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PRI's Environmental News Magazine

BirdNote: The Arctic Coastal Plain

Air Date: Week of June 9, 2017

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The male Pectoral Sandpiper displays its pectoral sac, as shown above, before embarking on its territorial, mating flight. (Photo: Gerrit Vyn)

As Mary McCann explains in today’s BirdNote, each spring the Arctic Coastal Plain welcomes a vast abundance of birds from around the globe to mate and start a family. Nature photographer Gerrit Vyn describes the displays of male shorebirds, particularly the Pectoral Sandpiper, during mating season in the Arctic.

Transcript

[MUSIC: BIRDNOTE® THEME]

CURWOOD: Well, as Jamie Williams was saying, Alaska offers an extraordinary bounty of wild creatures for anyone who visits to see, and as Mary McCann explains in today’s Birdnote®, that’s especially true at this time of year.

http://birdnote.org/show/arctic-plain-june

BirdNote®

The Arctic Coastal Plain in June

[Spring bird song on the Arctic Plain recorded by Gerrit Vyn]

MCCANN: In early June, millions of birds arrive on the Arctic Coastal Plain in Alaska, from all over the world. They’re there to attract a mate and raise their young. They’ll feed on the explosion of insect life that happens in the brief spring. Nature photographer (and sound recordist), Gerrit Vyn, takes us there:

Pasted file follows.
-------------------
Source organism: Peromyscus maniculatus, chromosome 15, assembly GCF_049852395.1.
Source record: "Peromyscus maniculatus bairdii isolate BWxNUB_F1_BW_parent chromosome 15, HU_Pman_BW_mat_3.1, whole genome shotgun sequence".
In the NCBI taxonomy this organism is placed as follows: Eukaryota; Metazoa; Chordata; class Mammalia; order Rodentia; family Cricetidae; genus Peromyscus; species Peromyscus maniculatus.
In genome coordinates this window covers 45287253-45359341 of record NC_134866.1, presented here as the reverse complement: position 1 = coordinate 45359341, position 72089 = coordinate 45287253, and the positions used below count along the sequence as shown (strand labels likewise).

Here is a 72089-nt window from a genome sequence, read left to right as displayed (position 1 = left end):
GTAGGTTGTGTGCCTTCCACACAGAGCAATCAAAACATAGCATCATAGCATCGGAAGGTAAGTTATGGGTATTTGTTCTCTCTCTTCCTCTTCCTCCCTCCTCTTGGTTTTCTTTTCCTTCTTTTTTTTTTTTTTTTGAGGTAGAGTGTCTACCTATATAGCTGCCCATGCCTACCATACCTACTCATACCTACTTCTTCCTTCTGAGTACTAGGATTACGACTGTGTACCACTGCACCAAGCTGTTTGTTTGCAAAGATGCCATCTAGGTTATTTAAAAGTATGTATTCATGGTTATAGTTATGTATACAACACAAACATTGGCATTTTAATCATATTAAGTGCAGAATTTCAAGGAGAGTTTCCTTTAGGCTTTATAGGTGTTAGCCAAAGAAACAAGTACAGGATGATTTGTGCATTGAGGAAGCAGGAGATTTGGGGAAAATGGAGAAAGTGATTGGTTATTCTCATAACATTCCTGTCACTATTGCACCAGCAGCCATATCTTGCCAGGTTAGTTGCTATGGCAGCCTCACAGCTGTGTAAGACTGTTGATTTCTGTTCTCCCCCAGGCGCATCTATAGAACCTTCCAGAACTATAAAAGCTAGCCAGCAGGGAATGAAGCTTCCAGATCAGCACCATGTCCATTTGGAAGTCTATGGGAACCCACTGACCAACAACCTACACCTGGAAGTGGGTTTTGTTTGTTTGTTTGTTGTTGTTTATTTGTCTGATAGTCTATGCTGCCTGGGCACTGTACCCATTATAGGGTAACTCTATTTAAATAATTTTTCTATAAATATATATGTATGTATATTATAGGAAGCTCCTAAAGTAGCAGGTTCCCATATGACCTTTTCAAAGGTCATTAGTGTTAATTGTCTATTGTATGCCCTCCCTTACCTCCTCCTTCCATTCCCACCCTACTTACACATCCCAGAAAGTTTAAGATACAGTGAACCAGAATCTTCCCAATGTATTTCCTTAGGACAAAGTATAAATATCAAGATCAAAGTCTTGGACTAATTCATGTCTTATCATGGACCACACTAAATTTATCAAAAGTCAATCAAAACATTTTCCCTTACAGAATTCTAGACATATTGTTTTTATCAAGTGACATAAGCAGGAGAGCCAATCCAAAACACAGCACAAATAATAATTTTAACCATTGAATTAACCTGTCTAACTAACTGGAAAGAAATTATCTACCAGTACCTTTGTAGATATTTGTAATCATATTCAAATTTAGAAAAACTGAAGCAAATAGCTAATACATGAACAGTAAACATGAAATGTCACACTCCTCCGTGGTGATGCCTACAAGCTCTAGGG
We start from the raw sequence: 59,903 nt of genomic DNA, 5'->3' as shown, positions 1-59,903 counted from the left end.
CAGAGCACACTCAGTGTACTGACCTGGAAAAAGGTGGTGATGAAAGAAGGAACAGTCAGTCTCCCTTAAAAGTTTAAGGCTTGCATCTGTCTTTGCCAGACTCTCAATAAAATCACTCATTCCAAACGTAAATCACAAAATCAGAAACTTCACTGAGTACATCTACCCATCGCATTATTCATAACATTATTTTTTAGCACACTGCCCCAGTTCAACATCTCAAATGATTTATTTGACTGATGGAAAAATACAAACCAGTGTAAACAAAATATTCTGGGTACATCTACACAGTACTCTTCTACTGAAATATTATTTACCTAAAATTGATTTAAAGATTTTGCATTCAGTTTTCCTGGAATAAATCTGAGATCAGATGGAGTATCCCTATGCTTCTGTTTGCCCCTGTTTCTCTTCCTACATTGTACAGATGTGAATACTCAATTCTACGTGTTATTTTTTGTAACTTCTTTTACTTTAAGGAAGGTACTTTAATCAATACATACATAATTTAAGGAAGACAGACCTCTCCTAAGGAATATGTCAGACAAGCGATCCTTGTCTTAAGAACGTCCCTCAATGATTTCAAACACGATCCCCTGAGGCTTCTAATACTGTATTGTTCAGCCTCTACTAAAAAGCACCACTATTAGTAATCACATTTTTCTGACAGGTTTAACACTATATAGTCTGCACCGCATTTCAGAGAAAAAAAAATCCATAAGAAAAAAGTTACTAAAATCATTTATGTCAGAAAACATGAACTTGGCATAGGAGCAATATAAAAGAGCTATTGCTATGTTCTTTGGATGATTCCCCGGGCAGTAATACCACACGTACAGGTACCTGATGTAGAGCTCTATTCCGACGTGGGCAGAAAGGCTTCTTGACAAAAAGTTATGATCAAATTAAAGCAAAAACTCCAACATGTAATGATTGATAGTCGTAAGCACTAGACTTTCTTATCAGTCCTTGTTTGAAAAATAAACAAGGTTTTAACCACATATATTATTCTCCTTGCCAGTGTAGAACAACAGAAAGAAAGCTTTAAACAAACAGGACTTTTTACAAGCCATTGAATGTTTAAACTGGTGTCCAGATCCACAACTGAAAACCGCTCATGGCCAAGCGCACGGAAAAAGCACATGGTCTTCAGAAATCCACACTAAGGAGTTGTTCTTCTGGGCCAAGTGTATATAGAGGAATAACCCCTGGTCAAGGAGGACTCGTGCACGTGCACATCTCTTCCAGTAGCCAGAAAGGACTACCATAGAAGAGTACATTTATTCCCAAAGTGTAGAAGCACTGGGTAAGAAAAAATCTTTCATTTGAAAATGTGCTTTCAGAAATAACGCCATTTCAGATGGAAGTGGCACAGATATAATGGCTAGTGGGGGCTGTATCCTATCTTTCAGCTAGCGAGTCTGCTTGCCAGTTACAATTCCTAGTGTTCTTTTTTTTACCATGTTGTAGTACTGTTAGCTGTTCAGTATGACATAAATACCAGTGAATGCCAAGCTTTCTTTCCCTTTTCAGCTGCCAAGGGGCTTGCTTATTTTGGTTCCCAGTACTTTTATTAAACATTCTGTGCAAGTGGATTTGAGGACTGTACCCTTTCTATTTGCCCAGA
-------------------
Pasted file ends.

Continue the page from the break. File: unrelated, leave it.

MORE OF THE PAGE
VYN: So, when the shorebirds arrive, it’s an absolutely spectacular event. Soon as they get up there, these male shorebirds of all different types begin all of these unique displays –

If you go up there on a calm, still, spring evening when the winds subside, all of these birds just lift off the ground and the tundra can appear barren and within a few hours you just hear thousands of birds in every direction calling and singing…

There’s one shorebird species, the Pectoral Sandpiper, where the male has this pectoral sac at its chest that...It’ll stand on the ground for awhile and inflate this sac and then take off on these sort of moth-like, buoyant flights low over the tundra, emitting this incredibly resonant, hooting song as it’s circling its territory, trying to chase off other males and attract a female…


A Pectoral Sandpiper takes flight. (Photo: Gregg Thompson)

[Flight display song of the Pectoral Sandpiper from LNS#130964]

It’s a really incredible thing to see this bird floating toward you uttering this loud resonant hooting sound.

[Flight display song of the Pectoral Sandpiper from LNS#130964]

I’m Mary McCann.

###

Interview of Gerrit Vyn by Chris Peterson
Songs and calls of the birds at the Arctic National Wildlife Refuge provided by The Macaulay Library of Natural Sounds at the Cornell Lab of Ornithology, Ithaca, New York, recorded by M.J. Anderson and Gerrit Vyn. Feature of Pectoral Sandpiper by Gerrit Vyn LMS 130964.
Producer: John Kessler
Executive Producer: Chris Peterson
© 2013-2017 Tune In to Nature.org June 2017 Narrator: Mary McCann

http://birdnote.org/show/arctic-plain-june

CURWOOD: For photos, soar on over to our website, LOE.org.

 

Links

Listen on the BirdNote website

More information on the Pectoral Sandpiper

 

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